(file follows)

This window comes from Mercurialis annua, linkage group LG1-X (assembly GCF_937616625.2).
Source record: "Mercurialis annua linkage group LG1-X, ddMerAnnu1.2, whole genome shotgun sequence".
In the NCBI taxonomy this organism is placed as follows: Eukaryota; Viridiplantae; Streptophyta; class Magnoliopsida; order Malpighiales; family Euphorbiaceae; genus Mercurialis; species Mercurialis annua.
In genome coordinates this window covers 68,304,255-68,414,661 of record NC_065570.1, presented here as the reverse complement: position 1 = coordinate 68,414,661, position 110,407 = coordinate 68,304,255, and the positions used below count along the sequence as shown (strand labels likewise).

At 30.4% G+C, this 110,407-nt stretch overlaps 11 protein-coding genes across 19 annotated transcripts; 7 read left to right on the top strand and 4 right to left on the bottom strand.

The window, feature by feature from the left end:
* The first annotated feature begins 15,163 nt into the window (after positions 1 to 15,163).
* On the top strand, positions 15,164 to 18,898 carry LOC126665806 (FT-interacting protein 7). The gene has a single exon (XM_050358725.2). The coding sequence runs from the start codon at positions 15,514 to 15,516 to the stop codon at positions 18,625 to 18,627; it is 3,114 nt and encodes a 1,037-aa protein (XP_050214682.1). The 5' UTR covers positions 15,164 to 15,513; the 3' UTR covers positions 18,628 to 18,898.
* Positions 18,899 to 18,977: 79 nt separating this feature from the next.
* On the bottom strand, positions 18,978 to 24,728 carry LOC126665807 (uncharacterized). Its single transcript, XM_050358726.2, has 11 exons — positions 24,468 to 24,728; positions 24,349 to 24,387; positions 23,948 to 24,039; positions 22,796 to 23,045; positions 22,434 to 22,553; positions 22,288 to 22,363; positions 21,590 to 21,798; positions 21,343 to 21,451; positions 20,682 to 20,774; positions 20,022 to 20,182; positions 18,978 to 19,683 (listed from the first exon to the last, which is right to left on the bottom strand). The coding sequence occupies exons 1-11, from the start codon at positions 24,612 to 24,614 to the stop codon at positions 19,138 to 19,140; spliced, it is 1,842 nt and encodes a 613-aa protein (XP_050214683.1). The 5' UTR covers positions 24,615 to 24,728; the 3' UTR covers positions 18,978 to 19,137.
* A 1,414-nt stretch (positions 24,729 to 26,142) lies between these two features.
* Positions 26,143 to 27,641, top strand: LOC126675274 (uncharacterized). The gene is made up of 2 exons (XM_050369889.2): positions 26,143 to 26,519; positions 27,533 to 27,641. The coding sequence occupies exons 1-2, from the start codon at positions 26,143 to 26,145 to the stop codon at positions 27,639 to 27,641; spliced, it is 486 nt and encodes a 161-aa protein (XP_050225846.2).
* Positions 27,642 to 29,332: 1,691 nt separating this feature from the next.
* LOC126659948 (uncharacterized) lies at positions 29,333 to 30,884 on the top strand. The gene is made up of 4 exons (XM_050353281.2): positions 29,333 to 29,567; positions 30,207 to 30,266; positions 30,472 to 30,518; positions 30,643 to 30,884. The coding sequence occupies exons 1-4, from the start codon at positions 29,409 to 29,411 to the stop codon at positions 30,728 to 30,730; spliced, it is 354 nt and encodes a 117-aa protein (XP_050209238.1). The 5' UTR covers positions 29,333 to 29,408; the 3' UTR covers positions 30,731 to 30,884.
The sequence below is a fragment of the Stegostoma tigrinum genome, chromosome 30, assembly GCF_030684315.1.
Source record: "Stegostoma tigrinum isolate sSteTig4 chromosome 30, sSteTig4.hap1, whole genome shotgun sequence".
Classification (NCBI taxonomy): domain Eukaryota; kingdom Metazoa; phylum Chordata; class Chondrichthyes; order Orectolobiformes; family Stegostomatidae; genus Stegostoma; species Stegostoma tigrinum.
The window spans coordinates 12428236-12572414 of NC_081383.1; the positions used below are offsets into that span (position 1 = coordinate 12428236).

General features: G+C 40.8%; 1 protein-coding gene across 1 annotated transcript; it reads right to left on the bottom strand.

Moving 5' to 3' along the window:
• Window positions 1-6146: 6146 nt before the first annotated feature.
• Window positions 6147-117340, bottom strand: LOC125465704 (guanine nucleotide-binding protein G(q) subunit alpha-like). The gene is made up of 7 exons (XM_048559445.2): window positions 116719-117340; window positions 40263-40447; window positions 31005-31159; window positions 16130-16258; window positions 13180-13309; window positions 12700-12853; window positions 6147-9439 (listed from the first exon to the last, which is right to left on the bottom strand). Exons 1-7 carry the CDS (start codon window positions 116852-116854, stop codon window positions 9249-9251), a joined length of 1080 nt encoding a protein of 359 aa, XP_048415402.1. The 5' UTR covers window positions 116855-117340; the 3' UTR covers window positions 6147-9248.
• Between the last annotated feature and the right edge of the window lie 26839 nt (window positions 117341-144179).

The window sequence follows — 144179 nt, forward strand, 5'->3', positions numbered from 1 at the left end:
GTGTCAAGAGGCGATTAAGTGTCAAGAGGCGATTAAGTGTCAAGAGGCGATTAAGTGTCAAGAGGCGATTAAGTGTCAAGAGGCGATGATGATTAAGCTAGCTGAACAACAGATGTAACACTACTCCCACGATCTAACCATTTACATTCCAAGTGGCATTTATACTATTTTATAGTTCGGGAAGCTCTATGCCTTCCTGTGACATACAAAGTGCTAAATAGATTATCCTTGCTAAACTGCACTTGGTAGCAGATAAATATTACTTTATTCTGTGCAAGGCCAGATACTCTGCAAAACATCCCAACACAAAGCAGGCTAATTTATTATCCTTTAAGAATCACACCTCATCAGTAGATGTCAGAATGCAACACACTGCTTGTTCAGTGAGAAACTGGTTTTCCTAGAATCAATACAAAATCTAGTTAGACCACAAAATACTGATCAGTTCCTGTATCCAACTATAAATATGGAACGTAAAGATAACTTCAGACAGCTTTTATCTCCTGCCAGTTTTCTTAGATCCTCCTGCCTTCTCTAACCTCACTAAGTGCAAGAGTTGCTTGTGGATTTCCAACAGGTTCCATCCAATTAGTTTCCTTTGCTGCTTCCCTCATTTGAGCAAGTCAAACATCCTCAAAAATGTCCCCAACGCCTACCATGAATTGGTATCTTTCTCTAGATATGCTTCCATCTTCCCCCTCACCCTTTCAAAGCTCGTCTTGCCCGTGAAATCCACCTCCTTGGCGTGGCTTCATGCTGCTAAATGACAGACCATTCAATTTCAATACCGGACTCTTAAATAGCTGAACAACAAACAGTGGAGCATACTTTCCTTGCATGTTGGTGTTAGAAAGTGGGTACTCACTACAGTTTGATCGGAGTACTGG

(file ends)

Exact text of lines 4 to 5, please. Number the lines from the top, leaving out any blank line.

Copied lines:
In genome coordinates this window covers 68,304,255-68,414,661 of record NC_065570.1, presented here as the reverse complement: position 1 = coordinate 68,414,661, position 110,407 = coordinate 68,304,255, and the positions used below count along the sequence as shown (strand labels likewise).

At 30.4% G+C, this 110,407-nt stretch overlaps 11 protein-coding genes across 19 annotated transcripts; 7 read left to right on the top strand and 4 right to left on the bottom strand.